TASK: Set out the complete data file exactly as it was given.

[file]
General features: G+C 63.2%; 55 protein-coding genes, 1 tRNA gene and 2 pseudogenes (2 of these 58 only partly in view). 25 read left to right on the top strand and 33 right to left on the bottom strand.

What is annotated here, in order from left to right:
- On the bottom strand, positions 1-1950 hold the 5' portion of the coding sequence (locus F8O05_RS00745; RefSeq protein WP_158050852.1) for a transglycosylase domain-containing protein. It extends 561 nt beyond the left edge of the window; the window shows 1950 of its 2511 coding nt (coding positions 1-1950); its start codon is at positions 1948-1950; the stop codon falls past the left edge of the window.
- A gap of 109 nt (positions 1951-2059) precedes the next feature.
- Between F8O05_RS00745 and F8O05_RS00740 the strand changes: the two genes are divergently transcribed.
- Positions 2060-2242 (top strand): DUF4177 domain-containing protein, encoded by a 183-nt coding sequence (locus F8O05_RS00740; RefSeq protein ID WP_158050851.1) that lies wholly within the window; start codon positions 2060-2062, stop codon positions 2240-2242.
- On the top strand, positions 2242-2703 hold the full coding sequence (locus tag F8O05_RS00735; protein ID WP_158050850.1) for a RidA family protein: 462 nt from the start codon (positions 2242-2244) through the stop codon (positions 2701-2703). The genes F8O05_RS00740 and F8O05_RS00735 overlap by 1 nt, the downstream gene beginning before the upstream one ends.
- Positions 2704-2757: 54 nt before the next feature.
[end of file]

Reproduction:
General features: G+C 63.2%; 55 protein-coding genes, 1 tRNA gene and 2 pseudogenes (2 of these 58 only partly in view). 25 read left to right on the top strand and 33 right to left on the bottom strand.

What is annotated here, in order from left to right:
- On the bottom strand, positions 1-1950 hold the 5' portion of the coding sequence (locus F8O05_RS00745; RefSeq protein WP_158050852.1) for a transglycosylase domain-containing protein. It extends 561 nt beyond the left edge of the window; the window shows 1950 of its 2511 coding nt (coding positions 1-1950); its start codon is at positions 1948-1950; the stop codon falls past the left edge of the window.
- A gap of 109 nt (positions 1951-2059) precedes the next feature.
- Between F8O05_RS00745 and F8O05_RS00740 the strand changes: the two genes are divergently transcribed.
- Positions 2060-2242 (top strand): DUF4177 domain-containing protein, encoded by a 183-nt coding sequence (locus F8O05_RS00740; RefSeq protein ID WP_158050851.1) that lies wholly within the window; start codon positions 2060-2062, stop codon positions 2240-2242.
- On the top strand, positions 2242-2703 hold the full coding sequence (locus tag F8O05_RS00735; protein ID WP_158050850.1) for a RidA family protein: 462 nt from the start codon (positions 2242-2244) through the stop codon (positions 2701-2703). The genes F8O05_RS00740 and F8O05_RS00735 overlap by 1 nt, the downstream gene beginning before the upstream one ends.
- Positions 2704-2757: 54 nt before the next feature.